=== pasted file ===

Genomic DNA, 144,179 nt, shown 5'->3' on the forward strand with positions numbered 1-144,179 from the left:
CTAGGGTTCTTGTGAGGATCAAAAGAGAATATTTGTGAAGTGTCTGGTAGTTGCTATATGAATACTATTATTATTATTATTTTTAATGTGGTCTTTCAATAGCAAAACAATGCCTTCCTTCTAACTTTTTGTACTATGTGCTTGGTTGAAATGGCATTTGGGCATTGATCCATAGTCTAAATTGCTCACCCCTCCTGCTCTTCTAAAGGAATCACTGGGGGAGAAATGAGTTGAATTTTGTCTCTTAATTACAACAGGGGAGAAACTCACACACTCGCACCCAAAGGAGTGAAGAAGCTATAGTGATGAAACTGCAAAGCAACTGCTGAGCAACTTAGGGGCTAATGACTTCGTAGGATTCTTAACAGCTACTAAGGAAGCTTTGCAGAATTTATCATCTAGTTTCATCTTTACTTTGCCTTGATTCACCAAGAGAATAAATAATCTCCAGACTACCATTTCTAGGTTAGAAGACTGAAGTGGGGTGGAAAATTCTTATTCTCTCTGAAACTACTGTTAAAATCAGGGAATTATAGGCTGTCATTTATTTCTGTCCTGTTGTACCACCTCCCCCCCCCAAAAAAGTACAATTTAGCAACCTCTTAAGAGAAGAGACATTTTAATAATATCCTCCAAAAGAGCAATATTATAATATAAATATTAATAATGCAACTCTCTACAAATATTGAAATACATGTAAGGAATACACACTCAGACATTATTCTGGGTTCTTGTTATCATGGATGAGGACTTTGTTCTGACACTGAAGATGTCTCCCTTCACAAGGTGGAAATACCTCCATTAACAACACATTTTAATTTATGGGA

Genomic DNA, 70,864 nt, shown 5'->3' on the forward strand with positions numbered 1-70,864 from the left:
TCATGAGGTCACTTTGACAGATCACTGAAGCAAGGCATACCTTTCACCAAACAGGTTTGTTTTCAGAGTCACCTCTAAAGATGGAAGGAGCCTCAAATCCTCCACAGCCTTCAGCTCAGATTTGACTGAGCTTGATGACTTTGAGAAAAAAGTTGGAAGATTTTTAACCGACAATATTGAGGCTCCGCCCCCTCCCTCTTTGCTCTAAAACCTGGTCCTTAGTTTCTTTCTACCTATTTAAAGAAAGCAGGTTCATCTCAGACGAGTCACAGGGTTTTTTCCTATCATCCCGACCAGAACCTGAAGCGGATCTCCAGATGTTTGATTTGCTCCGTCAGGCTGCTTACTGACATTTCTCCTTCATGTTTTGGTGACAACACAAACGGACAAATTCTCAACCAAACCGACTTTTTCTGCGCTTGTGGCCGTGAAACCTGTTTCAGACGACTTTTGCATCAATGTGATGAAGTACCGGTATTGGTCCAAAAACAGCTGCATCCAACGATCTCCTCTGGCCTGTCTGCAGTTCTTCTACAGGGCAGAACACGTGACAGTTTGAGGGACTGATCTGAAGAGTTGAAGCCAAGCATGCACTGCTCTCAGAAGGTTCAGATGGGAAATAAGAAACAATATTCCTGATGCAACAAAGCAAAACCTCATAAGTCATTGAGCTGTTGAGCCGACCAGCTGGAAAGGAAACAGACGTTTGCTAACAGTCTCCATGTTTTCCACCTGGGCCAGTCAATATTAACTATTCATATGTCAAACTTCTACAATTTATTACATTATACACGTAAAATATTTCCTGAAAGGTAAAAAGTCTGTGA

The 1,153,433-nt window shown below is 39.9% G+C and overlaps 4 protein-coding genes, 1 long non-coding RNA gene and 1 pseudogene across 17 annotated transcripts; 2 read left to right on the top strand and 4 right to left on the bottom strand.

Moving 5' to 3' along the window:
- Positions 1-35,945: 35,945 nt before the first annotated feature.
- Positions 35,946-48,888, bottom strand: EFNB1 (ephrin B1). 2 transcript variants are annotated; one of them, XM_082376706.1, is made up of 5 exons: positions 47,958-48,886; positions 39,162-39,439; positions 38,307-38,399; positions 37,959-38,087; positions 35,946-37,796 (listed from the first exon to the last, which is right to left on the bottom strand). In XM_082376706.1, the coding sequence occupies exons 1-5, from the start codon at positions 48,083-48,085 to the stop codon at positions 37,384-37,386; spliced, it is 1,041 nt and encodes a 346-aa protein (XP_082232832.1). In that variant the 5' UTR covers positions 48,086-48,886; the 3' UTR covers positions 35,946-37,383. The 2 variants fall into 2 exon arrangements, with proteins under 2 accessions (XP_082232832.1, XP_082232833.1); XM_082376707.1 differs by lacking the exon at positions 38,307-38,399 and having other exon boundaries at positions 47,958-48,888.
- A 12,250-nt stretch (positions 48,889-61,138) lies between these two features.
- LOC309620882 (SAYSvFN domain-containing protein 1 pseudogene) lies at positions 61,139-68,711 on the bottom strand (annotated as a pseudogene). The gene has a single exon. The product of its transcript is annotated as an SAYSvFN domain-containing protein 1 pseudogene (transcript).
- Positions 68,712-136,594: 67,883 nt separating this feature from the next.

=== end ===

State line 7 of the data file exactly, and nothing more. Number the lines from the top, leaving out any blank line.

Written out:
- Positions 1-35,945: 35,945 nt before the first annotated feature.